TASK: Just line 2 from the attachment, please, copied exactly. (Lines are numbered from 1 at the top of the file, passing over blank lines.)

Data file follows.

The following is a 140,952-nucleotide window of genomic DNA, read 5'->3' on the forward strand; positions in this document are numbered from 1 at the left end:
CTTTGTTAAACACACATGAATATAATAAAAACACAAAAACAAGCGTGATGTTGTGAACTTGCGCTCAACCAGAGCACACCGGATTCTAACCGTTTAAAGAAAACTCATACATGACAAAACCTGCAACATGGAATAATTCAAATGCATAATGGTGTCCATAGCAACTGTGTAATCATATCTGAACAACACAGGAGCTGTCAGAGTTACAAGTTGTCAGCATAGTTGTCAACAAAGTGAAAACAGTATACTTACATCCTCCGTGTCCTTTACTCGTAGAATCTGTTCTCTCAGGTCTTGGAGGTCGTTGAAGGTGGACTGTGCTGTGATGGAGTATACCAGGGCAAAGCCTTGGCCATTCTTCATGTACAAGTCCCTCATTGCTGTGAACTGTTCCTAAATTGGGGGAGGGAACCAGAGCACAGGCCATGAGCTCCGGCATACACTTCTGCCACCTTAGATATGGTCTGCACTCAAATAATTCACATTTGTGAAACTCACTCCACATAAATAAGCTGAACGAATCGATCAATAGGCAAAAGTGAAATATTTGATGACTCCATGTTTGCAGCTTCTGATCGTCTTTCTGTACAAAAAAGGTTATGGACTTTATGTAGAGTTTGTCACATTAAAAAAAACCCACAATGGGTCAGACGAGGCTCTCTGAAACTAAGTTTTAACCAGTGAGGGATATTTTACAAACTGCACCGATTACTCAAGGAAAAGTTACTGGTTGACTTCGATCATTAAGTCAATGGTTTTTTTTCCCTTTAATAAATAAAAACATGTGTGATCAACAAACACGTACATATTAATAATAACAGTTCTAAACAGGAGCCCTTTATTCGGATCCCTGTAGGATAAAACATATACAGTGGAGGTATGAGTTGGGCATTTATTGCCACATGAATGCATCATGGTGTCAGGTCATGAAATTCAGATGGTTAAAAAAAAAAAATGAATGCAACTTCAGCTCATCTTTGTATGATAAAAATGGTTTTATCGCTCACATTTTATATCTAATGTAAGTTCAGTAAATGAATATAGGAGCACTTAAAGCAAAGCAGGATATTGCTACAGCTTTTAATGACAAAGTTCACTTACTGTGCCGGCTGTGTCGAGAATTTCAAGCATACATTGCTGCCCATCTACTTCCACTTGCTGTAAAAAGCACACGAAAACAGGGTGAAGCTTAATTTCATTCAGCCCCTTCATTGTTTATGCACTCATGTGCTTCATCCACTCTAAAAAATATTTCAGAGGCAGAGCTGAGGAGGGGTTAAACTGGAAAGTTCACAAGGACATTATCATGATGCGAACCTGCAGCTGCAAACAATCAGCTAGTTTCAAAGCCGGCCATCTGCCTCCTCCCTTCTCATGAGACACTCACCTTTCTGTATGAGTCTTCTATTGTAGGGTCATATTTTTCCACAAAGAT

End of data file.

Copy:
CTTTGTTAAACACACATGAATATAATAAAAACACAAAAACAAGCGTGATGTTGTGAACTTGCGCTCAACCAGAGCACACCGGATTCTAACCGTTTAAAGAAAACTCATACATGACAAAACCTGCAACATGGAATAATTCAAATGCATAATGGTGTCCATAGCAACTGTGTAATCATATCTGAACAACACAGGAGCTGTCAGAGTTACAAGTTGTCAGCATAGTTGTCAACAAAGTGAAAACAGTATACTTACATCCTCCGTGTCCTTTACTCGTAGAATCTGTTCTCTCAGGTCTTGGAGGTCGTTGAAGGTGGACTGTGCTGTGATGGAGTATACCAGGGCAAAGCCTTGGCCATTCTTCATGTACAAGTCCCTCATTGCTGTGAACTGTTCCTAAATTGGGGGAGGGAACCAGAGCACAGGCCATGAGCTCCGGCATACACTTCTGCCACCTTAGATATGGTCTGCACTCAAATAATTCACATTTGTGAAACTCACTCCACATAAATAAGCTGAACGAATCGATCAATAGGCAAAAGTGAAATATTTGATGACTCCATGTTTGCAGCTTCTGATCGTCTTTCTGTACAAAAAAGGTTATGGACTTTATGTAGAGTTTGTCACATTAAAAAAAACCCACAATGGGTCAGACGAGGCTCTCTGAAACTAAGTTTTAACCAGTGAGGGATATTTTACAAACTGCACCGATTACTCAAGGAAAAGTTACTGGTTGACTTCGATCATTAAGTCAATGGTTTTTTTTCCCTTTAATAAATAAAAACATGTGTGATCAACAAACACGTACATATTAATAATAACAGTTCTAAACAGGAGCCCTTTATTCGGATCCCTGTAGGATAAAACATATACAGTGGAGGTATGAGTTGGGCATTTATTGCCACATGAATGCATCATGGTGTCAGGTCATGAAATTCAGATGGTTAAAAAAAAAAAATGAATGCAACTTCAGCTCATCTTTGTATGATAAAAATGGTTTTATCGCTCACATTTTATATCTAATGTAAGTTCAGTAAATGAATATAGGAGCACTTAAAGCAAAGCAGGATATTGCTACAGCTTTTAATGACAAAGTTCACTTACTGTGCCGGCTGTGTCGAGAATTTCAAGCATACATTGCTGCCCATCTACTTCCACTTGCTGTAAAAAGCACACGAAAACAGGGTGAAGCTTAATTTCATTCAGCCCCTTCATTGTTTATGCACTCATGTGCTTCATCCACTCTAAAAAATATTTCAGAGGCAGAGCTGAGGAGGGGTTAAACTGGAAAGTTCACAAGGACATTATCATGATGCGAACCTGCAGCTGCAAACAATCAGCTAGTTTCAAAGCCGGCCATCTGCCTCCTCCCTTCTCATGAGACACTCACCTTTCTGTATGAGTCTTCTATTGTAGGGTCATATTTTTCCACAAAGAT